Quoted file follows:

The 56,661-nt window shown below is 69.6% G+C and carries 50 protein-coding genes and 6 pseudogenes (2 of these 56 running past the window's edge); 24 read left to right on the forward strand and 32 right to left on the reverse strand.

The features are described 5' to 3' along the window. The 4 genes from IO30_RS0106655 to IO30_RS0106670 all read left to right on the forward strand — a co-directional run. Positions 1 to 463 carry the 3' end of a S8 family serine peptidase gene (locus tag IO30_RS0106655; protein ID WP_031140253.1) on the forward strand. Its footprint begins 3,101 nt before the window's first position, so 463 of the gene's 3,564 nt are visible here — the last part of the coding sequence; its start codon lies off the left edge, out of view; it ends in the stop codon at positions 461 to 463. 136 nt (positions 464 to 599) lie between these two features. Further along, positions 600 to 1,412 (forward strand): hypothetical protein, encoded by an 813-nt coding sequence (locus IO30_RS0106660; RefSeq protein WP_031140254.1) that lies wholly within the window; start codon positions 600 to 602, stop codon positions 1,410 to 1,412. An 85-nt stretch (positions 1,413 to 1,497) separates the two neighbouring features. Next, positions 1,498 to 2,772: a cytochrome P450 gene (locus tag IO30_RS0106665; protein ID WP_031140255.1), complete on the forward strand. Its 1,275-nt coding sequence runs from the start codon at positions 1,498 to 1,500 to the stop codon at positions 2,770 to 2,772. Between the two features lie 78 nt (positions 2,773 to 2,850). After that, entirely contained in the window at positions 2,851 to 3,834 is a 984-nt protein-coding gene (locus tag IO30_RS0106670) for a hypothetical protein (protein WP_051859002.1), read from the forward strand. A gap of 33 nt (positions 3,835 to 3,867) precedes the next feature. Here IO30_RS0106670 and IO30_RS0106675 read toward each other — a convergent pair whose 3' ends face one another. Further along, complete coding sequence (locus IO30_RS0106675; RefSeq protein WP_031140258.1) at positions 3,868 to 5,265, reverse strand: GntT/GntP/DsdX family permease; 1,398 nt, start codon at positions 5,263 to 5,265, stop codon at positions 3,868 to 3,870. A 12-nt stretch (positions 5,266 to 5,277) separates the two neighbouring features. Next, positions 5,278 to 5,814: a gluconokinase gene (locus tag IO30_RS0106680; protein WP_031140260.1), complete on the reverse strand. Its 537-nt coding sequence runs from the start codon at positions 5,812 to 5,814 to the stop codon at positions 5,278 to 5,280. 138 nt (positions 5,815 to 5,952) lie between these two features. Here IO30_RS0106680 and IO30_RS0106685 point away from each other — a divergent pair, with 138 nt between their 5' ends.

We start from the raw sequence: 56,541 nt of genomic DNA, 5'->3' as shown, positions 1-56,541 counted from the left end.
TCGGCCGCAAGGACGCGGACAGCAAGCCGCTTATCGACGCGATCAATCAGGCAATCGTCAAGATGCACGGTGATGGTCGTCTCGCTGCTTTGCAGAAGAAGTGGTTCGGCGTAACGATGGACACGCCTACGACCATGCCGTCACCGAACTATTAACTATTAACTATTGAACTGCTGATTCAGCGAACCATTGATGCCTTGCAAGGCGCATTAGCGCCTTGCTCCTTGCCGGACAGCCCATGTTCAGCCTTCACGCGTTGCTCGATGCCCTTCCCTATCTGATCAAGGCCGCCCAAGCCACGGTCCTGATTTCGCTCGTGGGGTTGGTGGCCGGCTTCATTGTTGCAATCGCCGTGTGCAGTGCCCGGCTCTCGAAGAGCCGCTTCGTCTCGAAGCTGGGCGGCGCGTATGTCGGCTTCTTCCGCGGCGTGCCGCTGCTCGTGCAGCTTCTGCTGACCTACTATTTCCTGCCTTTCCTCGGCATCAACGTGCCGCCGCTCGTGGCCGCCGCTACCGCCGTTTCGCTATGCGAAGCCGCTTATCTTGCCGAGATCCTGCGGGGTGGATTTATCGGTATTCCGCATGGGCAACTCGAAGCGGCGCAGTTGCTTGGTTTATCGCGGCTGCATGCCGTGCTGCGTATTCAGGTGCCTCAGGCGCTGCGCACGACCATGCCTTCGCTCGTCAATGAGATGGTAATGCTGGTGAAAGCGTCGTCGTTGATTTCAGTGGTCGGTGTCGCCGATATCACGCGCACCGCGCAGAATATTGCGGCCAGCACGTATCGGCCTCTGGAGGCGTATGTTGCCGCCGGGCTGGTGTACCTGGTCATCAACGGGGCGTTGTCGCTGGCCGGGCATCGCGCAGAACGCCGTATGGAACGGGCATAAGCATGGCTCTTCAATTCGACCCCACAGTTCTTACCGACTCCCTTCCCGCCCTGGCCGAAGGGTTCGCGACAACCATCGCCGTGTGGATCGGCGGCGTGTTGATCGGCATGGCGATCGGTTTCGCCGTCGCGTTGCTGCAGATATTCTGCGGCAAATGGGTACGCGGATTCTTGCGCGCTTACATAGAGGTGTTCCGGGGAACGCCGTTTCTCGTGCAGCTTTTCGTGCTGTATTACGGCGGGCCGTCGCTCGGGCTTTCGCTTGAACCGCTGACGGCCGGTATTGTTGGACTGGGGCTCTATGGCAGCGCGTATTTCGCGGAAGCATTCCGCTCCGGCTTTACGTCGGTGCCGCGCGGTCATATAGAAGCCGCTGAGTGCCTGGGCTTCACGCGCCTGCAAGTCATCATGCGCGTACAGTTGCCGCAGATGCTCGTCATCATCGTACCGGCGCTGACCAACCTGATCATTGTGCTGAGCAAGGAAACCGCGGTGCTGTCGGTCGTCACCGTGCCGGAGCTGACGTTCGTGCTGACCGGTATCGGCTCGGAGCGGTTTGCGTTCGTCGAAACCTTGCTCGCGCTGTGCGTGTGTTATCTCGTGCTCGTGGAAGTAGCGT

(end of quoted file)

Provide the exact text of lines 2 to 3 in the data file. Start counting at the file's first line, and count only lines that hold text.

The features are described 5' to 3' along the window. The 4 genes from IO30_RS0106655 to IO30_RS0106670 all read left to right on the forward strand — a co-directional run. Positions 1 to 463 carry the 3' end of a S8 family serine peptidase gene (locus tag IO30_RS0106655; protein ID WP_031140253.1) on the forward strand. Its footprint begins 3,101 nt before the window's first position, so 463 of the gene's 3,564 nt are visible here — the last part of the coding sequence; its start codon lies off the left edge, out of view; it ends in the stop codon at positions 461 to 463. 136 nt (positions 464 to 599) lie between these two features. Further along, positions 600 to 1,412 (forward strand): hypothetical protein, encoded by an 813-nt coding sequence (locus IO30_RS0106660; RefSeq protein WP_031140254.1) that lies wholly within the window; start codon positions 600 to 602, stop codon positions 1,410 to 1,412. An 85-nt stretch (positions 1,413 to 1,497) separates the two neighbouring features. Next, positions 1,498 to 2,772: a cytochrome P450 gene (locus tag IO30_RS0106665; protein ID WP_031140255.1), complete on the forward strand. Its 1,275-nt coding sequence runs from the start codon at positions 1,498 to 1,500 to the stop codon at positions 2,770 to 2,772. Between the two features lie 78 nt (positions 2,773 to 2,850). After that, entirely contained in the window at positions 2,851 to 3,834 is a 984-nt protein-coding gene (locus tag IO30_RS0106670) for a hypothetical protein (protein WP_051859002.1), read from the forward strand. A gap of 33 nt (positions 3,835 to 3,867) precedes the next feature. Here IO30_RS0106670 and IO30_RS0106675 read toward each other — a convergent pair whose 3' ends face one another. Further along, complete coding sequence (locus IO30_RS0106675; RefSeq protein WP_031140258.1) at positions 3,868 to 5,265, reverse strand: GntT/GntP/DsdX family permease; 1,398 nt, start codon at positions 5,263 to 5,265, stop codon at positions 3,868 to 3,870. A 12-nt stretch (positions 5,266 to 5,277) separates the two neighbouring features. Next, positions 5,278 to 5,814: a gluconokinase gene (locus tag IO30_RS0106680; protein WP_031140260.1), complete on the reverse strand. Its 537-nt coding sequence runs from the start codon at positions 5,812 to 5,814 to the stop codon at positions 5,278 to 5,280. 138 nt (positions 5,815 to 5,952) lie between these two features. Here IO30_RS0106680 and IO30_RS0106685 point away from each other — a divergent pair, with 138 nt between their 5' ends.

We start from the raw sequence: 56,541 nt of genomic DNA, 5'->3' as shown, positions 1-56,541 counted from the left end.